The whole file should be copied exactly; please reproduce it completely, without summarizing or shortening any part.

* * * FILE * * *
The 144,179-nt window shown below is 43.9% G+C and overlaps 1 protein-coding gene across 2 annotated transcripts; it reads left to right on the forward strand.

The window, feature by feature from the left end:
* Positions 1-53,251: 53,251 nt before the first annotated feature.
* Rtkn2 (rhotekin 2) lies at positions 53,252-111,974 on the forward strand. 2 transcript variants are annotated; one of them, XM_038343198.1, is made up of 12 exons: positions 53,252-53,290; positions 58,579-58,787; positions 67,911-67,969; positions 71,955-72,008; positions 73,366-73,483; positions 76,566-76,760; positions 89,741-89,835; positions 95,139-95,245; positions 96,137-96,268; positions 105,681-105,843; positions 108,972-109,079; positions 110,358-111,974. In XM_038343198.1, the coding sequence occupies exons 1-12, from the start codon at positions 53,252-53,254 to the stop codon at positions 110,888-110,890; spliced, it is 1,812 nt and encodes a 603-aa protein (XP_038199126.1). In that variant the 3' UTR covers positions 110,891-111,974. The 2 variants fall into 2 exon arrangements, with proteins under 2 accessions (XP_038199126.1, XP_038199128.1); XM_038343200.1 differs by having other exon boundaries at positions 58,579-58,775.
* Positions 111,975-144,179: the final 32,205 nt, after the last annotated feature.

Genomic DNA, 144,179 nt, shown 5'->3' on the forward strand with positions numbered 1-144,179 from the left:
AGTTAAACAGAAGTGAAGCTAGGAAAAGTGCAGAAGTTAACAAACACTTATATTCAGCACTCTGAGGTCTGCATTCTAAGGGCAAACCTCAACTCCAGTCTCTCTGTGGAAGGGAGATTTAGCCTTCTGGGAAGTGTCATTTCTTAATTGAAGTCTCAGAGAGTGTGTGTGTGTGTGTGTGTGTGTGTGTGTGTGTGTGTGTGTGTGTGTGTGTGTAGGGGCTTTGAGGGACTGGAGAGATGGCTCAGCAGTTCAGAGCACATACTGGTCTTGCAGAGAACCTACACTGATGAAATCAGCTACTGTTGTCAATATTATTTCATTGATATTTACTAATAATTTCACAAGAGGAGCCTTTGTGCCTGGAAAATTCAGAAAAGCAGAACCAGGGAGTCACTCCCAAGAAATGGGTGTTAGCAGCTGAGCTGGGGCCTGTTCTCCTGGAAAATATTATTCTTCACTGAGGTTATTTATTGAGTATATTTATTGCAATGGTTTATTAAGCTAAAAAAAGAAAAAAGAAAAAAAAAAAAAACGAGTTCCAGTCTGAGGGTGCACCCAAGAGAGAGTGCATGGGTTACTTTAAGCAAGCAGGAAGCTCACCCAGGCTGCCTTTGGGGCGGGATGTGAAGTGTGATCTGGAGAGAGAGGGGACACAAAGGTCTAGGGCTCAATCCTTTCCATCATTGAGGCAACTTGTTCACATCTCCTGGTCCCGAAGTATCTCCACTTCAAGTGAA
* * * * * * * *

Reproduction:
The 144,179-nt window shown below is 43.9% G+C and overlaps 1 protein-coding gene across 2 annotated transcripts; it reads left to right on the forward strand.

The window, feature by feature from the left end:
* Positions 1-53,251: 53,251 nt before the first annotated feature.
* Rtkn2 (rhotekin 2) lies at positions 53,252-111,974 on the forward strand. 2 transcript variants are annotated; one of them, XM_038343198.1, is made up of 12 exons: positions 53,252-53,290; positions 58,579-58,787; positions 67,911-67,969; positions 71,955-72,008; positions 73,366-73,483; positions 76,566-76,760; positions 89,741-89,835; positions 95,139-95,245; positions 96,137-96,268; positions 105,681-105,843; positions 108,972-109,079; positions 110,358-111,974. In XM_038343198.1, the coding sequence occupies exons 1-12, from the start codon at positions 53,252-53,254 to the stop codon at positions 110,888-110,890; spliced, it is 1,812 nt and encodes a 603-aa protein (XP_038199126.1). In that variant the 3' UTR covers positions 110,891-111,974. The 2 variants fall into 2 exon arrangements, with proteins under 2 accessions (XP_038199126.1, XP_038199128.1); XM_038343200.1 differs by having other exon boundaries at positions 58,579-58,775.
* Positions 111,975-144,179: the final 32,205 nt, after the last annotated feature.

Genomic DNA, 144,179 nt, shown 5'->3' on the forward strand with positions numbered 1-144,179 from the left:
AGTTAAACAGAAGTGAAGCTAGGAAAAGTGCAGAAGTTAACAAACACTTATATTCAGCACTCTGAGGTCTGCATTCTAAGGGCAAACCTCAACTCCAGTCTCTCTGTGGAAGGGAGATTTAGCCTTCTGGGAAGTGTCATTTCTTAATTGAAGTCTCAGAGAGTGTGTGTGTGTGTGTGTGTGTGTGTGTGTGTGTGTGTGTGTGTGTGTGTGTGTAGGGGCTTTGAGGGACTGGAGAGATGGCTCAGCAGTTCAGAGCACATACTGGTCTTGCAGAGAACCTACACTGATGAAATCAGCTACTGTTGTCAATATTATTTCATTGATATTTACTAATAATTTCACAAGAGGAGCCTTTGTGCCTGGAAAATTCAGAAAAGCAGAACCAGGGAGTCACTCCCAAGAAATGGGTGTTAGCAGCTGAGCTGGGGCCTGTTCTCCTGGAAAATATTATTCTTCACTGAGGTTATTTATTGAGTATATTTATTGCAATGGTTTATTAAGCTAAAAAAAGAAAAAAGAAAAAAAAAAAAAACGAGTTCCAGTCTGAGGGTGCACCCAAGAGAGAGTGCATGGGTTACTTTAAGCAAGCAGGAAGCTCACCCAGGCTGCCTTTGGGGCGGGATGTGAAGTGTGATCTGGAGAGAGAGGGGACACAAAGGTCTAGGGCTCAATCCTTTCCATCATTGAGGCAACTTGTTCACATCTCCTGGTCCCGAAGTATCTCCACTTCAAGTGAA